**For more information on the prompt that inspired this post please visit here**
I have never truly belonged anywhere. Never has there been a single moment in my life among people in which I have thought to myself, felt in my heart, believed with every ounce of my soul that I was completely and utterly accepted for exactly who I was—not even in the solitude of my own head could I find a perfect sense of belonging, for I am most likely the least accepting of myself of anyone else. And I am certain that I am not the only person who feels this way.
Nonetheless, I have felt an intimate sense of kinship among many different communities—especially in my own family, unsurprisingly. What is surprising, however, is that I feel a greater sense of belonging among the communities that I did not choose into. And I think this has a lot to do with what I mentioned earlier about acceptance. Often when one chooses into a community, one must take full ownership of this choice in speaking and behaving in a way—as I have striven to do—that gains the acceptance of that community. If a community has chosen you, then, even while you have given up agency, therein lies freedom. To explain this, I return to my family as my primary community. I did not choose to be born into my family, yet I cannot imagine that I will ever experience any other kinship stronger than what I have found within it. I grew up under strict regulations, under the absolute authority of my father and the constant feedback of my mother; I grew up in fierce rivalry with my sister and burdened by the high expectations of my grandparents. By these standards I had to conform, yet by these standards I have grown into the person I am today. Rules and regulations are often looked at with increasing animosity, yet we often forget why they exist. Rules are never the end-all, nor do they function as goals to aspire to; rules are meant to protect and guide. Knowing that as a fact in my household community, I also understood that at the heart of it is love. Love and acceptance (however imperfect) of me, not because of what I can do or say, but because of who I am—and who I am is not something that can be changed: it was ingrained from the moment I entered this world. And what can be more freeing than knowing that?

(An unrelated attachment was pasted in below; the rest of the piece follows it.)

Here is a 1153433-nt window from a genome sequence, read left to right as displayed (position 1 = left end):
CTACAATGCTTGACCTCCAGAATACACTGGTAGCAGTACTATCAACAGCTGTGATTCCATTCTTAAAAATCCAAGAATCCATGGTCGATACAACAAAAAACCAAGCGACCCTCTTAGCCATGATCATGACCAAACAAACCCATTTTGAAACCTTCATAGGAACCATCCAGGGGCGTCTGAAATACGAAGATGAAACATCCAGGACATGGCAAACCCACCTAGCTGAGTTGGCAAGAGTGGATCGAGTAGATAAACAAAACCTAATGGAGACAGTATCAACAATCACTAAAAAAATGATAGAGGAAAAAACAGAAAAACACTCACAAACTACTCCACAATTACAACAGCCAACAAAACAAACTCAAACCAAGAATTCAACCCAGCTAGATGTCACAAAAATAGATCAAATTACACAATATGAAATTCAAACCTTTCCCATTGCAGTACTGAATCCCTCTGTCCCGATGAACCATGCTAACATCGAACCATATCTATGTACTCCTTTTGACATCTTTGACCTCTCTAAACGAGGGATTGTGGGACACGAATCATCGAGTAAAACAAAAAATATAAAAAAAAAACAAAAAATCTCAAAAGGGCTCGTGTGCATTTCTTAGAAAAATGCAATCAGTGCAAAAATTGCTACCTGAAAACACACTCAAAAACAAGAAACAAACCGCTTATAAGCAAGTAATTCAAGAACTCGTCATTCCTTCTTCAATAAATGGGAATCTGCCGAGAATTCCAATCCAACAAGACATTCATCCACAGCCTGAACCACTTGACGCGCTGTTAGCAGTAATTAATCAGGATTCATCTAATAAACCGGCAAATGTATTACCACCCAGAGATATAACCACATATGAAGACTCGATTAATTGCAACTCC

I find this question very interesting: Is it ever right to impose conformity on people for the sake of kinship? In order to answer this question, I must first define what is meant by “right”. Especially nowadays, we often contend with the idea of even the existence of an absolute right and wrong. Even so, applying the notion of “rightness” in relative terms to this question, it is indeed right to expect members of the a community to conform to a certain standard for the sake of the community as a whole; in order to maintain structure, functionality and balance, individuals cannot have complete autonomy in their actions—it is imperative that they look to the survival of the group, because if the group survives, then the individual is far more likely to survive as well. We can see this idea illustrated in schools of fish that form bait balls as a final desperate resort when attacked by predators in the ocean. Though often ineffectual when their pursuers are many, their only chance of surviving lies in conglomerating in a massive body that moves and flashes as one; predators must drive individual fish away from the bait ball if they are to succeed in making a meal for themselves.
Humans are, of course, far more complex than fish. We have the capacity to think beyond the instinctual drive for survival and ponder the implications of our actions. But would our complete autonomy make us feel more ourselves and push further forward in this freedom, or would we, without direction or limitations (and even oppression, in many respects), default into a passive state? To put it more simply, would we prize a thing that we didn’t have to fight for or earn? I think not.
I do not feel that being a part of a community in any way jeopardizes my individual identity. Often I have seen that the cause of breakdown and disappointment among communities lies in an individual’s expectations toward it. We come to community expecting to receive something of value—to be welcomed and given benefits for being part of the group. It is seldom, however, that we come in initially with the desire to give to the community. Much of my own discontentment with the communities that I am a part of stems from both my frustration with their shortcomings and my lack of motivation to do anything to rectify them. I am quick to become embittered by the ways others in my community have failed me (and, when I can swallow my pride enough, the ways I have failed them as well), yet these observations that so quickly become words do not become anything more than just words. If any change is to be made within communities, it must first start with me.
Post submitted by Michelle